Skip to Main Content
It looks like you're using Internet Explorer 11 or older. This website works best with modern browsers such as the latest versions of Chrome, Firefox, Safari, and Edge. If you continue with this browser, you may see unexpected results.
Lloyd Sealy Library
John Jay College of Criminal Justice

Speech 113: Choosing a Topic

Resources for students taking Speech Communication 113

Thinking about Civic Engagement

Since civic engagement is the theme of SPE 113, the speeches you prepare for the course should be related to social and political issues that affect you and your community.

For your speeches, you may choose a topic that has already come up in class readings and discussions. Alternatively, you may focus on other issue of public concern.

Civic Engagement Issues in the News

To get an idea for a topic that is current, browse through news and magazine sites. Check out the following:

  • The New York Times is a leading newspaper that covers local, national, and international news. 
  • The Wall Street Journal, another prominent newspaper, focuses on financial and business news.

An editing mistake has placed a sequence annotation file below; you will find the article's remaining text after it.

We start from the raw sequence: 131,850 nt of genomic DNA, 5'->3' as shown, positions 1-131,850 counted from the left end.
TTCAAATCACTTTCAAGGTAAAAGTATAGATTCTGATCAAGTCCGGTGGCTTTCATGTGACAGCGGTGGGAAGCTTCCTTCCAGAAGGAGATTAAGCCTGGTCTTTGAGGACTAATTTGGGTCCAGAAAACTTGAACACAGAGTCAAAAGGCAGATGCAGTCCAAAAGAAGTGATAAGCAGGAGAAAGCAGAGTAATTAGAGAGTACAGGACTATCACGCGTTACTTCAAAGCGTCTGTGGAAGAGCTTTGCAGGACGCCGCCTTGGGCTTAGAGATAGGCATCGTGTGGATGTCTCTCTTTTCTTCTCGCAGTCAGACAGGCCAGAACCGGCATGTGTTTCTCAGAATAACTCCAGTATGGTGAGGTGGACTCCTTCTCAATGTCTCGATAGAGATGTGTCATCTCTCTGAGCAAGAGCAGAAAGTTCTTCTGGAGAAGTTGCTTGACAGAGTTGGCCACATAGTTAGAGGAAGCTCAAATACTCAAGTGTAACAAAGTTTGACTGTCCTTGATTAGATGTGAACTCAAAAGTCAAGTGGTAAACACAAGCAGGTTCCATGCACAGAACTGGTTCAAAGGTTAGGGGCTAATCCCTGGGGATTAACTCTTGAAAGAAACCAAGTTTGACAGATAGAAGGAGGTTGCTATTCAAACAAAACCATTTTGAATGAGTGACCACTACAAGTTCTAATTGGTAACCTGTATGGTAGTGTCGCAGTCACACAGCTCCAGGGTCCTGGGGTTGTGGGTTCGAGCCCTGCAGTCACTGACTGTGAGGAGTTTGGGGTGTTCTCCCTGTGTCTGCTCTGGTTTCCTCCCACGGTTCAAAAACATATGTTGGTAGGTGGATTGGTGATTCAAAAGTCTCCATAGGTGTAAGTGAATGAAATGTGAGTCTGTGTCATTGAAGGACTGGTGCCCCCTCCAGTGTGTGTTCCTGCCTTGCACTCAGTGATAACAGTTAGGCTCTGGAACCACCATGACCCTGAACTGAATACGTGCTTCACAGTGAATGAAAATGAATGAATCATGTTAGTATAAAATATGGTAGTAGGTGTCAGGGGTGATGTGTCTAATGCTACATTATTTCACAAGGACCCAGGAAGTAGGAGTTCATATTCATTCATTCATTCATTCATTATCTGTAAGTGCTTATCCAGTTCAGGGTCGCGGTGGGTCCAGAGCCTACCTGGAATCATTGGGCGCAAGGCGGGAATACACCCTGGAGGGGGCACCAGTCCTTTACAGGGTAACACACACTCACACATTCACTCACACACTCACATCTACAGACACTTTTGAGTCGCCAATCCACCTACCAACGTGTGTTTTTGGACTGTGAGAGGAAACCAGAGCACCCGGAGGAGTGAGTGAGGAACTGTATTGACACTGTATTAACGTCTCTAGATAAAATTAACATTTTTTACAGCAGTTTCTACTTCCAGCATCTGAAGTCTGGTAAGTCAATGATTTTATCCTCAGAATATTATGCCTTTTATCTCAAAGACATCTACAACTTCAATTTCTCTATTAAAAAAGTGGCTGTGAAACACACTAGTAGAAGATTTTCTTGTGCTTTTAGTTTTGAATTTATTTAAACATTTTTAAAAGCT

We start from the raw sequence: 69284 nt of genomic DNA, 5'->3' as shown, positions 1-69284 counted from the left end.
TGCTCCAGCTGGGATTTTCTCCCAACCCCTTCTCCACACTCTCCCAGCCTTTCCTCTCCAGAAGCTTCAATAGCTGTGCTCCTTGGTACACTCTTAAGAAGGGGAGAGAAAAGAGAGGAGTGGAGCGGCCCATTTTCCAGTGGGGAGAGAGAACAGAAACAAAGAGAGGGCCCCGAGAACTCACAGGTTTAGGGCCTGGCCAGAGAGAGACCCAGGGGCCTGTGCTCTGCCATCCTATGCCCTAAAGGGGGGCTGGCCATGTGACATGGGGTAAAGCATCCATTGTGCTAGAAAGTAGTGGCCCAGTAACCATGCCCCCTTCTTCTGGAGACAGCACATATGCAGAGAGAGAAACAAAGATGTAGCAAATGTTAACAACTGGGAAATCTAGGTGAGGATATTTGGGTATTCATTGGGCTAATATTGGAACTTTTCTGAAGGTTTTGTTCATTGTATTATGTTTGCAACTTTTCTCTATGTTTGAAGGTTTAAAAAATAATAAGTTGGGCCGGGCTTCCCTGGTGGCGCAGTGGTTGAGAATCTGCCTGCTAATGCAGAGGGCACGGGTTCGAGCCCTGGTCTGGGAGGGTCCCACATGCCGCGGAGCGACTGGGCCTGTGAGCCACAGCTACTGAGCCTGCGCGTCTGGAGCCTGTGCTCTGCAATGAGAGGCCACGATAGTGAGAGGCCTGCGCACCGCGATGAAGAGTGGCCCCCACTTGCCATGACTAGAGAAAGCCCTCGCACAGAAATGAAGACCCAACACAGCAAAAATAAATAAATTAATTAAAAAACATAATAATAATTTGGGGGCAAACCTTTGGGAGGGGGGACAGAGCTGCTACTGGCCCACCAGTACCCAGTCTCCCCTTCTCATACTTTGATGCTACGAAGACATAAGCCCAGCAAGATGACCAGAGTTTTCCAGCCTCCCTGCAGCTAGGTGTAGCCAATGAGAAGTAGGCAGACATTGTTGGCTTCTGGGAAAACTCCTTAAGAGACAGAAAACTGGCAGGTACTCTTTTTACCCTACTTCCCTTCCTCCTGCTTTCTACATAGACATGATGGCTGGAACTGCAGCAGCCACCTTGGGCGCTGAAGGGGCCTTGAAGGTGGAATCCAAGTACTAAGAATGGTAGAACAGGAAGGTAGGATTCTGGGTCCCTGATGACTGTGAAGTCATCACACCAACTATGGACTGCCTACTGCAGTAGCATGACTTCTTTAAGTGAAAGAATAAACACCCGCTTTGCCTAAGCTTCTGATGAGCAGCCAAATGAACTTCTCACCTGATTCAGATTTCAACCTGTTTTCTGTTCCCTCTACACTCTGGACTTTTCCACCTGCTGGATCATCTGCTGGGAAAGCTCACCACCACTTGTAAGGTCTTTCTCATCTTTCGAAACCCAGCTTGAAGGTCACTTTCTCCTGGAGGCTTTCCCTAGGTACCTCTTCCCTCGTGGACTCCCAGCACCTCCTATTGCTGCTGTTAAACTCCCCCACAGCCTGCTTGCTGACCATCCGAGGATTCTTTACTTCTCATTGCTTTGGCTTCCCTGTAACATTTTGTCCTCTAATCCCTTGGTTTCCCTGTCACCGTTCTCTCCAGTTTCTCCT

• The Washington Post, in turn, is a newspaper that specializes in news related to politics, government,and foreign policy.
  • Mother Jones, a bimonthly magazine and website, is a nonprofit news organization well-known for its investigative, political, and social justice reporting.
  • The Economist comes out weekly and specializes in international politics, business news, and opinion.
  • The Atlantic Monthly, a monthly magazine and website, covers current events and publishes articles about politics, business, and the arts.
  • National Review, a biweekly magazine and website, is known for its coverege of national and international affairs.
  • The New Republic comes out twice a month and covers politics and culture.

Narrowing Down Your Topic

After you have come up with an idea for a speech and done some preliminary research, you will need to focus your topic.

You should be able to narrow down your topic by considering the following questions:

  • What/whom is your topic about?
  • What is the time period you are interested in?
  • Where is the topic taking place?
  • How will you approach your topic?

For more ideas on how to focus your topic, take a look at this guide from the Cambridge Rindge and Latin School. It shows how to move from a broad idea to a focused research question.

The table below also shows how to narrow down a general topic.

General Topic Topic Narrowed Down a Bit Topic Narrowed Down Even More
Youth violence
Policies aimed to fight youth violence

- Specific policies that have proved effective

- Proposed legislative measures and their limits

Sentencing of young offenders

- Life-without-parole sentences for young offenders

- Restorative justice programs and young offenders

Young offenders and the correctional system

- Differences between juvenile and adult correctional systems

- Alternatives to imprisonment